On the other hand, Lanham’s education model for rhetoric online is a more individual approach than Garsten’s, with people enrolling in virtual classes as they fit into their lives and not on a regulated semester system, “supplying knowledge when and where it is needed” (237-8). Students thus rely on their on self-motivation to learn or learn as they encounter situations that drive them to do so, and online courses result in both physical and temporal isolation of students from one another. If a student can enroll at any point during the year, regardless of the semester, basic principles such as group work or responding to peer writing would not be logistically easy to plan into the schedule, making it unlikely that students learning stems from anything but their own reading and interpretation of texts. Lanham’s model is flexible in terms of the models for study, for “the World Wide Web has. . . developed into an ever-richer community resource. The more people graze on it for their own purposes, the bigger it becomes and the greener its grass grows” (13). They could study the implications of multimedia web pages and the new ways in which web designers demand internet user attention. Also, one person’s blog posts can become the subject of another person’s study, which can be assigned reading by an instructor in his perpetual-registration virtual class, and so on. The cycle of production, and thus learning, is never-ending.

Overall, Richard Lanham and Bryan Garsten present theoretically and pragmatically different arguments in their respective works; however, each scholar’s argument has implications for learning and teaching of rhetoric in modern society. With the recent rise in networked classroom experiences and significant increase in online course materials, it will be important to read other works such as these for the pedagogical insights that they have to offer so that we may more aptly address issues of digital rhetoric for students and for our own learning.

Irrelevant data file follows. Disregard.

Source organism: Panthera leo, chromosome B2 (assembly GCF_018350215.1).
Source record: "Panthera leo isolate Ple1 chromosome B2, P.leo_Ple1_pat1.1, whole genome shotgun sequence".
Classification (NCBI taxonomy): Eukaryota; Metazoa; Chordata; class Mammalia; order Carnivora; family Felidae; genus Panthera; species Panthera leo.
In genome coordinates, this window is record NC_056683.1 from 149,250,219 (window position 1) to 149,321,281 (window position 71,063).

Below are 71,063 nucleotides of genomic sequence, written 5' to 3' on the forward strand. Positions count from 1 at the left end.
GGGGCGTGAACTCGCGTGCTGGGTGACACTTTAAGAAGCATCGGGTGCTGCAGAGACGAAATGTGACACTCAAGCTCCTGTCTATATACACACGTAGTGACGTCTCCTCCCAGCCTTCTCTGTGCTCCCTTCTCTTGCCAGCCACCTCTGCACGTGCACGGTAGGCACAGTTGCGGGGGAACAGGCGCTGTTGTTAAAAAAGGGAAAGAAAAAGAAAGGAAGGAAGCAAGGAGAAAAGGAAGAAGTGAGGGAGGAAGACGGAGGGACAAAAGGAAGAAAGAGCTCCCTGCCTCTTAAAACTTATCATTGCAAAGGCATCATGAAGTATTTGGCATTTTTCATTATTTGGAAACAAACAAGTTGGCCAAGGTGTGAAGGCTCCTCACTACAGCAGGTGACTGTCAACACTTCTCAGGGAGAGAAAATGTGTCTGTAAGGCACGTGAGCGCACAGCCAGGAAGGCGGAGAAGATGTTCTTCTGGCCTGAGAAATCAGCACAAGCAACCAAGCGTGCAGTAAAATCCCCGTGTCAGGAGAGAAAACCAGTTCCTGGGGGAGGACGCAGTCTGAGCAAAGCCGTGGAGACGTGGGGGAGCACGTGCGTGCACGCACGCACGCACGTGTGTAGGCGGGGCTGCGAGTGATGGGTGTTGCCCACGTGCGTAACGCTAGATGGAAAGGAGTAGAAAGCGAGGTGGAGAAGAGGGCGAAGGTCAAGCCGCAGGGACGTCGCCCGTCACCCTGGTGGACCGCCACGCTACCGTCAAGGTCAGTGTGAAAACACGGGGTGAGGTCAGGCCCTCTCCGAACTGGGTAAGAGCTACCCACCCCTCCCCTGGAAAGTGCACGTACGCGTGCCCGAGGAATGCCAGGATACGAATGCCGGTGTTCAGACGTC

Works Cited
Garsten, Bryan. Saving Persuasion: A Defense of Rhetoric and Judgment. Cambridge, MA: Harvard U P, 2006.
Lanham, Richard A. The Economics of Attention: Style and Substance in the Age of Information. Chicago: U of Chicago P, 2006.

Applying Warnick’s Model & Looking at “Online Rhetoric”

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This week in Rhetoric and Digital Media, we’re reading Barbara Warnick’s useful critical text, Rhetoric Online: Persuasion and Politics on the World Wide Web. This work is one of the first attempts to differentiate between traditional text-based or speech-based rhetoric and new digital forms of rhetoric, or “online rhetoric.” To briefly summarize, she argues for critics to still consider elements of traditional rhetoric, but that online rhetoric necessitates new critical inquiries and methods to be fully understood.

Those of us studying rhetoric and digital media know that we no longer have to justify web sites or internet applications as legitimate texts for study – we know they are important and have significant impact on our culture. And thanks to Warnick, we have a good starting place for thinking about web texts rhetorically.

Analyzing Visuals from the Gulf Coast

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I’m starting to make progress on my Visual Content Analysis project that I blogged about earlier. “Progress” meaning that I’ve narrowed my focus to an idea that hopefully the professor will approve and that hopefully will be manageable for a semester project.

Sticking with my interest in environmental issues, and trying to follow the guidelines for content analyses (large body of items to study, focusing on content of artifacts and not meaning), I’ve decided to look at photographic images of the Gulf oil spill from May (and ongoing) of this year. There are thousands of those, so I’m going to narrow the field and look at images on websites of conservation/environmental groups. These organizations have a specific agenda regarding the spill, and I think that will give me an interesting angle in analyzing photos of the disaster that they publish.